In June of 2013, I weighed 162 pounds.
In June of 2014, 153.
In June of 2015, 142.
And today, in August 2022, the scale read 135.
I am 5 feet, 5 inches tall.
Why am I sharing these stats? Because if you have type 2 diabetes, chances are good that at some point, maybe yesterday or this morning, you carried some extra pounds.
And if that is true, chances are also good that a doctor or endo or nurse practitioner took you aside – maybe after a glucose tolerance test, maybe when your A1c crept up a point or three – to tell you – kindly or not so kindly – that getting that weight off could extend your life.
It might have been the first time a doctor told you that news, or maybe the 25th.
Yet, no matter, because chances are good you knew everything they said before they spoke a word. Because you have, like most women and men in the U.S., always been on a diet or on a succession of diets that start every Monday morning of every year since you were 14. And you have a mantra: This will be the day, week, month, year that things will change, and I will succeed.
Success is losing the weight. And maybe – much harder – keeping it off.
Knowledge is no problem. You know calories and macros and carbs. You know the green foods and the white foods and how nuts are good, but not too many. You know the drill. You know because you’ve signed up on Weight Watchers or Lose It or NOOM. You know because your mother and your mother before her ate dry toast and tuna fish and cottage cheese and a salad by day and boxes or raisinettes and bridge mix by night.
But here’s what I never figured out until the stretch from 2014 to 2022: It’s not about counting carbs or calories. Or even, though it can help, writing it all down. Here’s the secret that really isn’t a secret: It’s all about figuring out who you are and what you really, really want.
What do I mean by that? I love food. I love chocolate and popcorn and vegetables. I love cake. I love ice cream, the richer the better. But what I realized, sometime around June of 2014, was that I valued my health a little bit more. And I decided – almost as an experiment – to eat a little bit less and see what came next.
At first, I left a few bites on the plate, no big deal. It might be salad; it might be fish. It was rarely dessert. But then I thought, I really don’t like eating animals, so I switched most of my diet to become a pescatarian. That took a while. I decided not to give up alcohol because I enjoyed my daily drink, but I decided to have dessert only 3 times a week.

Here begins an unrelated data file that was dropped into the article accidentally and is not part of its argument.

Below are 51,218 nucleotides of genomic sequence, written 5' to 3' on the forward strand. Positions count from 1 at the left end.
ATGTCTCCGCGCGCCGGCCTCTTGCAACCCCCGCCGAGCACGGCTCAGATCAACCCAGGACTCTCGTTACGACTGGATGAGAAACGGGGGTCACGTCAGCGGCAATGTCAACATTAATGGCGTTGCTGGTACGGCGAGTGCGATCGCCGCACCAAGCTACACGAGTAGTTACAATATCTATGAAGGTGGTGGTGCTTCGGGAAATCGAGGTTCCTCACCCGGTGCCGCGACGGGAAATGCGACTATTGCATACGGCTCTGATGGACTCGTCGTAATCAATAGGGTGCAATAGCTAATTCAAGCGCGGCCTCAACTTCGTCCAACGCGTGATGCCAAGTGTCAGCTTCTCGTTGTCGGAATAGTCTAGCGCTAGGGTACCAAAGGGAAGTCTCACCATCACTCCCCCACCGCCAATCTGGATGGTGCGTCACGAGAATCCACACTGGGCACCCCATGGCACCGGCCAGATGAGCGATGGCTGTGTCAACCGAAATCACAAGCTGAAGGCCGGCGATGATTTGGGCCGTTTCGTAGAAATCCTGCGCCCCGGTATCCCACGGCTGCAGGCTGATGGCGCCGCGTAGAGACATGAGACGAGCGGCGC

Sometimes I gained a few pounds, sometimes I lost. I kept track but tried not to care when it went up – or down. I was experimenting and wanted to see where this might go. It took 7 years. My lowest weight was 128, but people kept asking if I were sick and I realized if I wanted to exercise regularly, I needed more food for energy.
I don’t know you. I don’t know how long you want to live or whether you’re carrying lots of muscle or whether you want to be size 6 for your daughter’s wedding. I don’t know if you worry about nerve damage from diabetes or if you couldn’t care less. No matter who you are or what you want, I am not here to judge.
But here are things I know. When I thought about what I wanted, I realized that I wanted to be there when (and if) my children had children. I wanted to age into old age as healthy as I could be. I didn’t want to be crippled by complications from diabetes. Losing weight did not mean I could ditch my diabetes drugs – although that may be true for some. Losing weight did not make me prettier or younger or richer
But because of HOW I lost the weight I do know myself better. I know what’s important to me. I lost weight because I wanted to improve my health. You may want to fit into a dress or have the energy to competitively run. Or a million other things.
My advice is simple: Sit down for as long as it takes and figure out your why.
You may decide you don’t want to lose weight, and that’s fine, too. Because in the end, all that matters is that it is up to you.
Photo Credit: Jacobs Stock Photography Ltd / DigitalVision via Getty Images
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